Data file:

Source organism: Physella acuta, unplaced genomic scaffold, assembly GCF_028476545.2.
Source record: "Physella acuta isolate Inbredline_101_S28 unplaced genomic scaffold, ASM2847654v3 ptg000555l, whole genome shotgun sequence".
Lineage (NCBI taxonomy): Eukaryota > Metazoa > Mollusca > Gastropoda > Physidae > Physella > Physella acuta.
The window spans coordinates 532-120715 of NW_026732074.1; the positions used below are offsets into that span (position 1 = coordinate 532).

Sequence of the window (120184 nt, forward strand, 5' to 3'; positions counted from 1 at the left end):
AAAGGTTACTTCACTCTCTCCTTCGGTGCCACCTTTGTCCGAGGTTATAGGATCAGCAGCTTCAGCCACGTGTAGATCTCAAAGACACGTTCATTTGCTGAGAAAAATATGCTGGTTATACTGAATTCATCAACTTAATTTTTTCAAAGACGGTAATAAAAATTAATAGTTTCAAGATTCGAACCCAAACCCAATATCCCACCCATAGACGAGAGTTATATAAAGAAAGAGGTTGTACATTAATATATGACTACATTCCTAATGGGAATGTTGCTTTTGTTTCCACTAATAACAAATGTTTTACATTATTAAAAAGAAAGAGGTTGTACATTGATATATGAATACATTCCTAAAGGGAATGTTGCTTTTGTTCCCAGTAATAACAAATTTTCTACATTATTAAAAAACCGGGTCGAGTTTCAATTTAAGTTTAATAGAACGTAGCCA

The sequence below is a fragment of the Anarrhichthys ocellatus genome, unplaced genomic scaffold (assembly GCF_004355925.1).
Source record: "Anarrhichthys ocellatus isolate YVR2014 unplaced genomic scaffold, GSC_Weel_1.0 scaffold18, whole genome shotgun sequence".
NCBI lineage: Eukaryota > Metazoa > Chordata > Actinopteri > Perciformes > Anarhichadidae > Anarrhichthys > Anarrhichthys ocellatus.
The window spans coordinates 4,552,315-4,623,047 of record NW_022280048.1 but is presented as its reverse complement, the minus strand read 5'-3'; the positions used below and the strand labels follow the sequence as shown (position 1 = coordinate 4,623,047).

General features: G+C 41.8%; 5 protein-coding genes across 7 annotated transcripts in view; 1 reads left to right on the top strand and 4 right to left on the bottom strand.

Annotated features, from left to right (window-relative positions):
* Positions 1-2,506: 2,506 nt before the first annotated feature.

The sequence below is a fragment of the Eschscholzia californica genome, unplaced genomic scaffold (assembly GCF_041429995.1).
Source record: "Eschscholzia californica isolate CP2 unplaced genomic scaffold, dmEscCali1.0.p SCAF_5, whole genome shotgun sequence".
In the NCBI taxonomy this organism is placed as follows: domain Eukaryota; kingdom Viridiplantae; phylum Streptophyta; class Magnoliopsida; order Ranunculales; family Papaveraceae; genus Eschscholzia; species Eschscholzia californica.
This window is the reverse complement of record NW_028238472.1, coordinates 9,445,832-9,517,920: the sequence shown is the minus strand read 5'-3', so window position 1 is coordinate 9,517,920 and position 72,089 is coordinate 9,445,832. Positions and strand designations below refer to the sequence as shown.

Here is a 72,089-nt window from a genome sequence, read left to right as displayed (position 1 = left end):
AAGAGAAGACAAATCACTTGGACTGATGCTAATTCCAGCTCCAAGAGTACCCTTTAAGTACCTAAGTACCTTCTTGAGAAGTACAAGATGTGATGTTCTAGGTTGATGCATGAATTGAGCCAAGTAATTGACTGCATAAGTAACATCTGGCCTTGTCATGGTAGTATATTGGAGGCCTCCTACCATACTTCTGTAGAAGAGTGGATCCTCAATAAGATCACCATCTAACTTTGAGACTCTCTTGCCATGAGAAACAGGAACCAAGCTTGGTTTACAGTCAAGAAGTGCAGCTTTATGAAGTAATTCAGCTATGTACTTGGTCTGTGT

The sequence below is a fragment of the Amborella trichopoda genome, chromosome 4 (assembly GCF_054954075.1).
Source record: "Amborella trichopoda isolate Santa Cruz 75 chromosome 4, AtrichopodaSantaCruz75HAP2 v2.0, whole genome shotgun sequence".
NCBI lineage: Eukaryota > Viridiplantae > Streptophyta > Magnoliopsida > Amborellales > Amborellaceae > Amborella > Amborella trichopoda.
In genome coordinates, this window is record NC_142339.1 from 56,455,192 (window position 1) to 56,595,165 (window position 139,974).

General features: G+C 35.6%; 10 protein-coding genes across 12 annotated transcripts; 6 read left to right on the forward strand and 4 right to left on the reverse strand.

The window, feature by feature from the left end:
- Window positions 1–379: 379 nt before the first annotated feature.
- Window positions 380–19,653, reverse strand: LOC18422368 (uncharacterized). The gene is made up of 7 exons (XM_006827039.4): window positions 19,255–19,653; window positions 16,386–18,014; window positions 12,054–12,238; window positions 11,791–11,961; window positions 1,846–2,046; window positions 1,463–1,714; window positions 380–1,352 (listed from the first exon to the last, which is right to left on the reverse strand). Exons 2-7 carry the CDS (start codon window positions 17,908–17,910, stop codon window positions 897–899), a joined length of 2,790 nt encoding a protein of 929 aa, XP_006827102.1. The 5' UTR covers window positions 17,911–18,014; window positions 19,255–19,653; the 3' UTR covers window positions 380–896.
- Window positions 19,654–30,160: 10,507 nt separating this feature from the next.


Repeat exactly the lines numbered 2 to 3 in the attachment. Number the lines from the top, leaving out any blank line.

Source record: "Physella acuta isolate Inbredline_101_S28 unplaced genomic scaffold, ASM2847654v3 ptg000555l, whole genome shotgun sequence".
Lineage (NCBI taxonomy): Eukaryota > Metazoa > Mollusca > Gastropoda > Physidae > Physella > Physella acuta.